Being Helped Without Sacrificing Individual Artistry: Terakoya Radio Broadcast #1

Good morning. I am Ito Toryou. I teach zazen and meditation, organize art projects, and run In-trip, an app to regulate the mind. Today, I would like to commence our Terakoya Radio broadcast in front of the Ryosokuin garden.

Today’s theme is:How to rely on other people?

First, let me pose a question. Are you good at seeking help?

To rephrase the question, which is more comfortable for you: relying on someone or being relied upon?

Both are indispensable. We need to both depend on and be depended on. Our relationships are founded on personal and mutual connections. If you lean too heavily on others, you may become overly reliant on them, and if they rely on you excessively, they may become burdensome.

Today, I’d like to discuss not the techniques for mastering the art of seeking help. 

I want to explore two stages: asking for help and being true to oneself.

The initial stage involves a trade-off between adhering to your commitments and seeking assistance from others. For instance, when you undertake something independently, such as cooking and managing household chores, you can invest your complete attention in the task. By overseeing the entire process, you can add a personal touch, making the outcome truly original.

However, when seeking help from others, it’s not quite the same. As mentioned earlier, it’s a trade-off relationship. The more you rely on others, the less you are able to be in total control of the outcome. With this in mind, I find myself increasingly open to collaboration. Yet, as we do so, our individual commitment to a project may start to wane, and we may question the purpose and direction of our efforts.

The second stage involves acknowledging that, in reality, this is not a negative development. Initially, we must accept that our personal role is less without compromising the quality of our work. People skilled in cooking may resonate with this – if you merely chop away without a delicate touch, the quality may suffer slightly. Entrusting some of the creative work to someone else might result in a slightly different dish, but one that still holds its own charm.

We must embrace the parts we delegate, including the possibility of errors. Accepting these errors, that may not have occurred if working solo, provides a new perspective. While your total control over the work may lessen, a new element of originality is added. This is where personal growth occurs. How you accept these changes and interpret them truly reveals your personality.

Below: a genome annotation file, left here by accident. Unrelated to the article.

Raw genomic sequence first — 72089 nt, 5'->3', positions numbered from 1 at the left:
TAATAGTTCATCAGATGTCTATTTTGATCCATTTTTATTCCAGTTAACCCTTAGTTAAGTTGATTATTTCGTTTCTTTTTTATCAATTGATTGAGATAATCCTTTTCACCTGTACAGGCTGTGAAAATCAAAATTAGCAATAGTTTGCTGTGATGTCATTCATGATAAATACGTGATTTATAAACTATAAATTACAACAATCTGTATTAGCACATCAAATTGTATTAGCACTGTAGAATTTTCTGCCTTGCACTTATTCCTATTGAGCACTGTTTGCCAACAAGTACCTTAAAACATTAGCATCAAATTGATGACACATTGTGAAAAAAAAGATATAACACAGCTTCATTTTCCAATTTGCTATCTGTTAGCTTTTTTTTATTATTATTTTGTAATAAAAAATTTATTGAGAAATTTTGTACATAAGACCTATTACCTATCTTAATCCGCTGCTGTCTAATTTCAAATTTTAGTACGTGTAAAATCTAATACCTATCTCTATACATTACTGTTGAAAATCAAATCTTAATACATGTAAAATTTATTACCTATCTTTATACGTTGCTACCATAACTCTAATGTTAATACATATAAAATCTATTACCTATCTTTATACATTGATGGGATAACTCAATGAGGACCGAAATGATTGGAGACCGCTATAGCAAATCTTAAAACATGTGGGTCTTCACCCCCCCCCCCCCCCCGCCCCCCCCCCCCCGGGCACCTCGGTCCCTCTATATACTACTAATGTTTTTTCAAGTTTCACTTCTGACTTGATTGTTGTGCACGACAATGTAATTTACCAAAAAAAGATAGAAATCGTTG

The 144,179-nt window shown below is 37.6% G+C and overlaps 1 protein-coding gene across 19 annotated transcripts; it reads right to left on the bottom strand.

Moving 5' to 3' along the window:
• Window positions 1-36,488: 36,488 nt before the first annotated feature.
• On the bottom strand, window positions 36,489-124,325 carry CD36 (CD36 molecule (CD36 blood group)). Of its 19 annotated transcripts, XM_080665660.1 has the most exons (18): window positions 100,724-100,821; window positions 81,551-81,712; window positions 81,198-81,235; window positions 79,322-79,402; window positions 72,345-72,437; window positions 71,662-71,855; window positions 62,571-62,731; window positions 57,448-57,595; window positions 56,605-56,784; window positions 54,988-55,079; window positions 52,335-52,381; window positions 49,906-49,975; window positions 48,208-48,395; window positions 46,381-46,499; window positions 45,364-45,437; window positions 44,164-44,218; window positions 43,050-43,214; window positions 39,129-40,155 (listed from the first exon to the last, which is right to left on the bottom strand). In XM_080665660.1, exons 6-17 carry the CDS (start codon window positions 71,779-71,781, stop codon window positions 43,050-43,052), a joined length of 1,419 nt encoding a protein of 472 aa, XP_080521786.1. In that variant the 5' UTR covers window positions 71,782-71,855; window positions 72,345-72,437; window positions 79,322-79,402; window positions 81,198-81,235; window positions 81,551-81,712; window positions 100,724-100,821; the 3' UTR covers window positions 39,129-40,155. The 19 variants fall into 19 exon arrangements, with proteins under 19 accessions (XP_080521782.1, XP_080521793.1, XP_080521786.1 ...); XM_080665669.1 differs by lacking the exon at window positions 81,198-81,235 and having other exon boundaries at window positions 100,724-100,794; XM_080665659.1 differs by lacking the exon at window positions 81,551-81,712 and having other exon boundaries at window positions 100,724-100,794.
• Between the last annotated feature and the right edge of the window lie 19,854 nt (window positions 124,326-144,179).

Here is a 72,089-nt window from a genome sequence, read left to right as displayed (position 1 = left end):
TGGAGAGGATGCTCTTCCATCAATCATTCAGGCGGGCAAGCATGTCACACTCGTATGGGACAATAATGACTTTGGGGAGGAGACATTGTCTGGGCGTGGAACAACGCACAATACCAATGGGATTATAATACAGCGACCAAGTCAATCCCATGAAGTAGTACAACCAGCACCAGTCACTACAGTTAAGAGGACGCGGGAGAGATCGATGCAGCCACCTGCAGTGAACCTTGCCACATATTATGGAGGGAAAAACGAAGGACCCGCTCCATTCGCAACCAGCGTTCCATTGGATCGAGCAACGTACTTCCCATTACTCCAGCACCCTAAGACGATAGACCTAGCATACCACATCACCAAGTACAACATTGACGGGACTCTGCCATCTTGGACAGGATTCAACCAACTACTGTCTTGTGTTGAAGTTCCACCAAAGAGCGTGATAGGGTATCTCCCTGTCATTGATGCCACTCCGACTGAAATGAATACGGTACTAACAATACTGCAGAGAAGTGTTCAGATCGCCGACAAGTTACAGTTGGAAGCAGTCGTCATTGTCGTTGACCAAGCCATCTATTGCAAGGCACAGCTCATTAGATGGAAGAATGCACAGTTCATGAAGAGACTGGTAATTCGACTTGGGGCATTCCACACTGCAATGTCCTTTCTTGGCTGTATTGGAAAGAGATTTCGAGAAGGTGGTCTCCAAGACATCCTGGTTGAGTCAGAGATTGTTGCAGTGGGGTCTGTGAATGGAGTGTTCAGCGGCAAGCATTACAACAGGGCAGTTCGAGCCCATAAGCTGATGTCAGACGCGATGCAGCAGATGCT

It’s not about everyone interpreting it the same way; instead, it’s about saying, “Well, it turned out this way, so I adjusted it like this,” or “It didn’t go as planned, but I made a tweak at the end,” or “I thought it was good and said so, and it turned out fine, but I missed the mark.” 

Working with others in new ways contributes to a genuine sense of originality. Working alone may lead to being confined by habits or patterns, making it challenging to introduce changes.

If you dare to explore the first stage, the second stage allows you to be uniquely yourself without losing your individuality. Don’t fear becoming reliant on others from the start; the key is not getting overly fixated on the idea of doing everything on your own.

Once you seek help, you create space to contemplate what to insert into the void that is left. This may prompt you to approach your role in a collaboration with heightened awareness or to use free time to explore and refresh your mind, leading to novel ideas. Moreover, positive effects, such as increased kindness towards others, may emerge when you seek help without overthinking it. 

This, I believe, is the crux of today’s discussion: seeking help does not mean losing your uniqueness.